‘Tis the season of festivals and events. From the great state of Texas with SXSW, to the nation’s capital with the American Express Summit for Success, to the infamous Bourbon Street in NOLA with Essence Festival, attendees will spend big bucks to be stimulated by lights, cameras, and action. However, what really makes these events some of the most coveted in the world? Free food? Celebrities? Brand activations from big names like Coca-Cola or Walmart? While those certainly help, the key to a great event is all about location, location, location!
Your leadership team may be laboring over where to host your next national conference or leadership event, but we’ve got some tools that are pretty cost-effective and savvy to get the job done and win over attendees.
1. Research other conferences or events that were held in your ideal location.
Eleanor Roosevelt once said, “Learn from the mistakes of others. You can’t live long enough to make them all yourself.” Study past events to discover the different resources and services that are at your disposal. After all, there’s no need to reinvent the wheel. From audiovisual production to catering vendors, it’s easy to get the 411 on what went well and what didn’t go so good. In some cases, it may even be beneficial to reach out to the event planners. Sure, they may not share all their secret sauce, but every little bit of information on a new landscape is helpful. Nevertheless, some information is easily accessible. For example, searching a social media hashtag can show you who attended the event, event attractions, and provide candid feedback on the end-user experience.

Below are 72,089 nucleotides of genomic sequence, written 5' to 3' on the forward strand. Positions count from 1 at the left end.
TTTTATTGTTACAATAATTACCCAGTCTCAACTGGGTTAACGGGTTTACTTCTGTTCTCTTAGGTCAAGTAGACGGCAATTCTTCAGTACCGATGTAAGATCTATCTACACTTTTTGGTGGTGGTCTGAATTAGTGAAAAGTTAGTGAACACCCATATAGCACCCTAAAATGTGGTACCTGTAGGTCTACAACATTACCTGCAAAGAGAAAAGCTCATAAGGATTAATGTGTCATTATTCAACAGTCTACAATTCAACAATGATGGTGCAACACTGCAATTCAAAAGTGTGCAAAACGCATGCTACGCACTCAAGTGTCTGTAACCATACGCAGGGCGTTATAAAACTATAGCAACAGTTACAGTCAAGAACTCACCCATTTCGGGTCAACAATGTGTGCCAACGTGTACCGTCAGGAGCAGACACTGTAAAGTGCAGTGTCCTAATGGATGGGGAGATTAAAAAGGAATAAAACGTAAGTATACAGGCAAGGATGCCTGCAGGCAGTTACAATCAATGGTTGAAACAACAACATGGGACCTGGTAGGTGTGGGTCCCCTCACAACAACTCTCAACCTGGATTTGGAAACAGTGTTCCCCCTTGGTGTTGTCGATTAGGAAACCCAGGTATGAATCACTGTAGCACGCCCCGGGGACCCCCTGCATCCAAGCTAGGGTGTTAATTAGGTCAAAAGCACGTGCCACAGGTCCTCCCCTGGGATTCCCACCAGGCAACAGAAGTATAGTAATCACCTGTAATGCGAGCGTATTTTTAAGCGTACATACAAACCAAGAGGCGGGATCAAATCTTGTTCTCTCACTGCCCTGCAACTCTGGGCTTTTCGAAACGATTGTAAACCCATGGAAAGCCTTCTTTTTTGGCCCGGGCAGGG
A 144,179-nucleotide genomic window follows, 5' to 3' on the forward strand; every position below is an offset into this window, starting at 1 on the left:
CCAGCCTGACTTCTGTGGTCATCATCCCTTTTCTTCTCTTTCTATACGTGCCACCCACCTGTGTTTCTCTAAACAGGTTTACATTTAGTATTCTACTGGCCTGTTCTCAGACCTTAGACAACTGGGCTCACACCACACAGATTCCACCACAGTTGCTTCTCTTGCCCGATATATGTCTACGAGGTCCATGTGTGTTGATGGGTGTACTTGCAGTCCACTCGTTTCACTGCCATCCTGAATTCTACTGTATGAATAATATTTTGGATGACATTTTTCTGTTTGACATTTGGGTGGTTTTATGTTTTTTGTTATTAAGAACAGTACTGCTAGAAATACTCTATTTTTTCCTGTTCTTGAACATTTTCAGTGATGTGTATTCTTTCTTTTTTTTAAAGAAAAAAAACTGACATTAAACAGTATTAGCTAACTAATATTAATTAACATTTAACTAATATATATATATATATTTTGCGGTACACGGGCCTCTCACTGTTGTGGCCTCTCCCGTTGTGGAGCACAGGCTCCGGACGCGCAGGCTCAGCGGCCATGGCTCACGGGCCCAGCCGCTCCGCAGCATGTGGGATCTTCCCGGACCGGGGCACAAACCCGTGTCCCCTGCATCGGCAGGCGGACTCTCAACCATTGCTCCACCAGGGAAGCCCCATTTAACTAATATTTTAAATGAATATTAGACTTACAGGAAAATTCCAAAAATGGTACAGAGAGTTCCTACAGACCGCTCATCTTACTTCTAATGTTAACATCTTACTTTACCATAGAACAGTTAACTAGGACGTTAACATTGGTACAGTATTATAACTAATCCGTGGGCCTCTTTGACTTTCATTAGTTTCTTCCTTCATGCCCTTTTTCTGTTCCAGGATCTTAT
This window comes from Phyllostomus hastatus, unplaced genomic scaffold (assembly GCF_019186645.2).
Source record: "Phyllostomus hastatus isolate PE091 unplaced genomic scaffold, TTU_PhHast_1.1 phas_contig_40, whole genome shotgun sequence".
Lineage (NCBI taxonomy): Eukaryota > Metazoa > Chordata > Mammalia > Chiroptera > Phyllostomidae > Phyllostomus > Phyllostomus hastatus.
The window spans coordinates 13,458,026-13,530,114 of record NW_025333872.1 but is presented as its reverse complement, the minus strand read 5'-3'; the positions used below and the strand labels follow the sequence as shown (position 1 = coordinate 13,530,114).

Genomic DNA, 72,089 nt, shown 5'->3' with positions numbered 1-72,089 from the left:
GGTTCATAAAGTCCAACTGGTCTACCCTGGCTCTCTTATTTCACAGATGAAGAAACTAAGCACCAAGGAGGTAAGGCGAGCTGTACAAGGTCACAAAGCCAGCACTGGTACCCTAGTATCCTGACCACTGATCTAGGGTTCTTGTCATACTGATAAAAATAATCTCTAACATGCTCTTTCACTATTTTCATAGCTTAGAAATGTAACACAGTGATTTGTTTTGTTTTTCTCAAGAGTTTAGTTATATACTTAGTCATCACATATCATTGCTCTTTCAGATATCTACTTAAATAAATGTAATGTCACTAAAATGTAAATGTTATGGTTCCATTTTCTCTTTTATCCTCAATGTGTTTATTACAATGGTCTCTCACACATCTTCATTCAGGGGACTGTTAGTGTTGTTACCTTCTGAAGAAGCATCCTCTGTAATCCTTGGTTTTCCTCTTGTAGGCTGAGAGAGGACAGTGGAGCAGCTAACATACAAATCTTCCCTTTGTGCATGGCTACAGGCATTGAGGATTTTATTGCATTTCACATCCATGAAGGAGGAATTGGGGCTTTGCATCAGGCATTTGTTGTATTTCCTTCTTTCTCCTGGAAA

2. Build community before your guests get there—develop a host committee.
A host committee can be a powerful tool to generate buy-in for your event. One of the most critical ways a host committee can work to your advantage is cultivating relationships with local vendors for services like printing, decor, and swag. They can also serve as event sponsors and generate interest among potential sponsors as well. Because they are local, host committee members have access to a broad pool of potential attendees who may be more inclined to come to your event because they don’t have to worry about travel arrangements. The host committee may also be able to put you in contact with local media to drive your PR efforts leading up to the event. With a host committee backing your event, you can have a corps of stakeholders mobilized long before you even arrive in town.
3. Come from under the rock—current events are your litmus.
One of the keys to successful marketing is being able to grab your audience’s attention. As a type of marketing, events attain mega success when they achieve the “wow” factor—but here’s the secret. Following current trends is not enough. In order to achieve the wow factor, you have to go one step further than everyone else. One way to do that is to find out what’s happening in the cultural, economic, and political landscape of the host city—and shape your content in a way that allows you to connect to those topics. Include local organizations and personalities in your conference to demonstrate that you have your finger on the pulse of your field. Not only will you add an element of uniqueness to the event, but you’ll stand out even more as an credible source of thought leadership.